Born on July 6, 1922 in Oak Park, Illinois, John W. Garrett was in a fraternity studying Metallurgical Engineering at the University of Illinois when he heard about the attack on Pearl Harbor. Knowing they were at war, John decided to enlist in the spring of 1942. As an engineer by education, John was sent to Fort Leonard Wood, Missouri for basic training. After basic training, Garrett was assigned to the 14th Armored Division at Camp Campbell, Kentucky. In October of 1944, John and his unit were sent to southern France, where they moved up the Rhine Valley into the Vosges Mountains.
On New Year’s Eve night in 1944, John recounts defending against the last major German counter-offensive of the war, Operation Nordwind.
“On New Year’s Eve night, we had the first attack by the 6th SS Mountain Division against us. And we were the first unit they caught. We had listening posts at night…we could hear movement. And we knew we were going to get it, sooner or later. What we did, we took equipment they had…concertina coil and criss-crossed all the deer trails and mountain roads to slow them up, because we knew they were coming. We didn’t have any grenades or that, we were short on ammunition and everything, and we were half-way rationed and stuff. So what we did, we got into this depot at Barenthal and we would make our own pull-type devices. We’d take a quarter-pound block of TNT and wrap a whole bunch of nails around them with tape. And then put a pull-type device to set them off. We had those all through the area where we knew the attack was coming. We knew there was only one route they had to come and that was right at us, so we had everything set up for them. So we had the attack.”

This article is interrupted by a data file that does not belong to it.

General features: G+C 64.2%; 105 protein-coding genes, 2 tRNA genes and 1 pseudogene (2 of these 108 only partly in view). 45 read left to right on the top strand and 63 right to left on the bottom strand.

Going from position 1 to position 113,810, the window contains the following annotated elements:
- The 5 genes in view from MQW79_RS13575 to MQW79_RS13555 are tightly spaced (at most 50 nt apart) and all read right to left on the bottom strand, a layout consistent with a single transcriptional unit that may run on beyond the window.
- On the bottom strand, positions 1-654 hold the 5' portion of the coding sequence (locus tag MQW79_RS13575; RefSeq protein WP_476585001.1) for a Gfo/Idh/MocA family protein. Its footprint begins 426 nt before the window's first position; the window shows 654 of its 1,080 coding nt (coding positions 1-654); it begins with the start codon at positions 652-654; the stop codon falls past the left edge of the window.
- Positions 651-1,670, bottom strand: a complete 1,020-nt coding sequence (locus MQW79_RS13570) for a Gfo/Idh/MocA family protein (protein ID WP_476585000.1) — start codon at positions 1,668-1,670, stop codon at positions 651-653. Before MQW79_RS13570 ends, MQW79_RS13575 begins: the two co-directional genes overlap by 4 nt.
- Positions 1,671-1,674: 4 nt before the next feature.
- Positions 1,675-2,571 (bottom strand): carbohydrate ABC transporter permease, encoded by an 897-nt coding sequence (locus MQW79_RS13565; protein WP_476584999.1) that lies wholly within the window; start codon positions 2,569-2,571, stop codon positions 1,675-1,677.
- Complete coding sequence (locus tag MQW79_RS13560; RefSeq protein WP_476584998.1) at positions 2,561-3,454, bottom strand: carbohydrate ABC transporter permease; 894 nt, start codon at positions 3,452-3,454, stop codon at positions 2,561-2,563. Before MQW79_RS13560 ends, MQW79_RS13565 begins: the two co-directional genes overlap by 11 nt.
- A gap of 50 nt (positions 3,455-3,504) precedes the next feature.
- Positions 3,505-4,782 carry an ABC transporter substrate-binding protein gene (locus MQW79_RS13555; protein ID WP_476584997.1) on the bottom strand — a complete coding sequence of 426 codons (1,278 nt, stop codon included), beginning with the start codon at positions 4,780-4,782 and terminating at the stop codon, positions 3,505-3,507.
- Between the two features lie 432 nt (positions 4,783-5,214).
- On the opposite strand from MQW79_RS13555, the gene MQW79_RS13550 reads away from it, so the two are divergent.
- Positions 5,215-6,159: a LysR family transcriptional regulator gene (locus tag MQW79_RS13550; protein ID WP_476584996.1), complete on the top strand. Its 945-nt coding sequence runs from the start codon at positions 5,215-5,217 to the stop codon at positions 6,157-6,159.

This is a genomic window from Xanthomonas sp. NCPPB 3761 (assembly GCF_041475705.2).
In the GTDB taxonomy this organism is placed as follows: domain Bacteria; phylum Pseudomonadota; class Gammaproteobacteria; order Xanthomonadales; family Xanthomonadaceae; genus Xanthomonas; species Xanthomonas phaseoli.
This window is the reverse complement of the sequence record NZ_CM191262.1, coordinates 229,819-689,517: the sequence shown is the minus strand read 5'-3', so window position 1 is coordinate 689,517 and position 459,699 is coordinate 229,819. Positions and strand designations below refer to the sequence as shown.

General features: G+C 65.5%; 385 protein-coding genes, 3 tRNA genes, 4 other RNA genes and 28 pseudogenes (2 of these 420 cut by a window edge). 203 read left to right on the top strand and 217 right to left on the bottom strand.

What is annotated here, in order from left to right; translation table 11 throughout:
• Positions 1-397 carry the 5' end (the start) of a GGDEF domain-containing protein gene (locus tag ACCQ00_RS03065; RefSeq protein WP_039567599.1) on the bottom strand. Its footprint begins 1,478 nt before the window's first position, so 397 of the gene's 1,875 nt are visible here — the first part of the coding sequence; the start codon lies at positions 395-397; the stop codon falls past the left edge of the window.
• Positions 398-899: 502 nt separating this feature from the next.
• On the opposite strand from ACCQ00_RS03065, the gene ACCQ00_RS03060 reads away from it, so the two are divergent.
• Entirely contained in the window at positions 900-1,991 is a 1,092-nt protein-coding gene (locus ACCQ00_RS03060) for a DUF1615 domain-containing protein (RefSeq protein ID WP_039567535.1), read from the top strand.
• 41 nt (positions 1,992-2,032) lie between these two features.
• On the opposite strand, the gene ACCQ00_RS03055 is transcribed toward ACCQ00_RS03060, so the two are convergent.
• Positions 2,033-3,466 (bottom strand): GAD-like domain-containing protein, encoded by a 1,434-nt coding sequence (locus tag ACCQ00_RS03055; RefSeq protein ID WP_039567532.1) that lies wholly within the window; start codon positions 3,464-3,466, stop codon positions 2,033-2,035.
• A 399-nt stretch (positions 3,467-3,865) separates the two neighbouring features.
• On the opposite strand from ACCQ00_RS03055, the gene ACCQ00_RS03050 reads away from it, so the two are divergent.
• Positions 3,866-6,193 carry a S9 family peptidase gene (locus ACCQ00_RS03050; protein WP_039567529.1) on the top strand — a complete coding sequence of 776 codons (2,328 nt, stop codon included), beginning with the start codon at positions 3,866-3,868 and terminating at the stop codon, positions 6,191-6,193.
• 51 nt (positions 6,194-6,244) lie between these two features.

Garrett and his comrades saw almost continuous action towards the end of the war. The strongest attack of Operation Nordwind was halted by the 14th Armored Division in the fierce defensive Battle of Hatten-Rittershoffen, which raged from January 9th to the 21st in 1945. John safely returned home in September of 1946 and worked as a steel salesman and contractor for many years until retiring in 1980 in Delavan, Wisconsin.
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